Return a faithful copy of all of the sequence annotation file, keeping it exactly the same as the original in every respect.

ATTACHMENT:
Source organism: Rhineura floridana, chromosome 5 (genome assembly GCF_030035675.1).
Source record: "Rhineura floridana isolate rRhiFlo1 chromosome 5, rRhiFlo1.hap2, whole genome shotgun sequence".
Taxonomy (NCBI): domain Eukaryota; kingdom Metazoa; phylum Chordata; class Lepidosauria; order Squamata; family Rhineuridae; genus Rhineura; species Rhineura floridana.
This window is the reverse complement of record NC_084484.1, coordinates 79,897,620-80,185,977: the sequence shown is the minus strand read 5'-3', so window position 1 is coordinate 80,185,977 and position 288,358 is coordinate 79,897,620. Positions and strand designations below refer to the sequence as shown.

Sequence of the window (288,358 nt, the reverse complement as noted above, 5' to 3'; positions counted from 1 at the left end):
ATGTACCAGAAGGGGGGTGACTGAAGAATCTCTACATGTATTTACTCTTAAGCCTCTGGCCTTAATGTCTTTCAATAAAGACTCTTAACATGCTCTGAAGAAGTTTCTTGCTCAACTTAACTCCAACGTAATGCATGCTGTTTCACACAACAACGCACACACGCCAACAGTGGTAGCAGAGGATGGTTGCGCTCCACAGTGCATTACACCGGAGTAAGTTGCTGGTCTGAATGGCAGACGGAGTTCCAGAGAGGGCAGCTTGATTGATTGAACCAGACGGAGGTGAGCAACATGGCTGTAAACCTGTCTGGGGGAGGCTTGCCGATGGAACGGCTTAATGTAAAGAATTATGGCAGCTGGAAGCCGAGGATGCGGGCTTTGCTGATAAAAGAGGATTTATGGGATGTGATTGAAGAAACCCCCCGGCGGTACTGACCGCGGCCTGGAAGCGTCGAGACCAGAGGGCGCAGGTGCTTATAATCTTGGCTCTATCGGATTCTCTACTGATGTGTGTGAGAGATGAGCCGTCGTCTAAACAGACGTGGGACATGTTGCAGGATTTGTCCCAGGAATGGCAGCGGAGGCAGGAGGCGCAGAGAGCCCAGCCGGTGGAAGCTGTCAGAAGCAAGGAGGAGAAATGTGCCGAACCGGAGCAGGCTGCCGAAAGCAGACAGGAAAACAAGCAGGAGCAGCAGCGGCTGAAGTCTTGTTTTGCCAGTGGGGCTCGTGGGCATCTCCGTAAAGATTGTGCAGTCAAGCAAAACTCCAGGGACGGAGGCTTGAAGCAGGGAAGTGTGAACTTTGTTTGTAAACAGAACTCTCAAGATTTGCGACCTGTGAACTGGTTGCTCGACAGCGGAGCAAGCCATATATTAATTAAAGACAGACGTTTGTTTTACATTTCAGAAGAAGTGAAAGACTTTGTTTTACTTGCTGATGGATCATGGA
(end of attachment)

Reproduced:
Source organism: Rhineura floridana, chromosome 5 (genome assembly GCF_030035675.1).
Source record: "Rhineura floridana isolate rRhiFlo1 chromosome 5, rRhiFlo1.hap2, whole genome shotgun sequence".
Taxonomy (NCBI): domain Eukaryota; kingdom Metazoa; phylum Chordata; class Lepidosauria; order Squamata; family Rhineuridae; genus Rhineura; species Rhineura floridana.
This window is the reverse complement of record NC_084484.1, coordinates 79,897,620-80,185,977: the sequence shown is the minus strand read 5'-3', so window position 1 is coordinate 80,185,977 and position 288,358 is coordinate 79,897,620. Positions and strand designations below refer to the sequence as shown.

Sequence of the window (288,358 nt, the reverse complement as noted above, 5' to 3'; positions counted from 1 at the left end):
ATGTACCAGAAGGGGGGTGACTGAAGAATCTCTACATGTATTTACTCTTAAGCCTCTGGCCTTAATGTCTTTCAATAAAGACTCTTAACATGCTCTGAAGAAGTTTCTTGCTCAACTTAACTCCAACGTAATGCATGCTGTTTCACACAACAACGCACACACGCCAACAGTGGTAGCAGAGGATGGTTGCGCTCCACAGTGCATTACACCGGAGTAAGTTGCTGGTCTGAATGGCAGACGGAGTTCCAGAGAGGGCAGCTTGATTGATTGAACCAGACGGAGGTGAGCAACATGGCTGTAAACCTGTCTGGGGGAGGCTTGCCGATGGAACGGCTTAATGTAAAGAATTATGGCAGCTGGAAGCCGAGGATGCGGGCTTTGCTGATAAAAGAGGATTTATGGGATGTGATTGAAGAAACCCCCCGGCGGTACTGACCGCGGCCTGGAAGCGTCGAGACCAGAGGGCGCAGGTGCTTATAATCTTGGCTCTATCGGATTCTCTACTGATGTGTGTGAGAGATGAGCCGTCGTCTAAACAGACGTGGGACATGTTGCAGGATTTGTCCCAGGAATGGCAGCGGAGGCAGGAGGCGCAGAGAGCCCAGCCGGTGGAAGCTGTCAGAAGCAAGGAGGAGAAATGTGCCGAACCGGAGCAGGCTGCCGAAAGCAGACAGGAAAACAAGCAGGAGCAGCAGCGGCTGAAGTCTTGTTTTGCCAGTGGGGCTCGTGGGCATCTCCGTAAAGATTGTGCAGTCAAGCAAAACTCCAGGGACGGAGGCTTGAAGCAGGGAAGTGTGAACTTTGTTTGTAAACAGAACTCTCAAGATTTGCGACCTGTGAACTGGTTGCTCGACAGCGGAGCAAGCCATATATTAATTAAAGACAGACGTTTGTTTTACATTTCAGAAGAAGTGAAAGACTTTGTTTTACTTGCTGATGGATCATGGA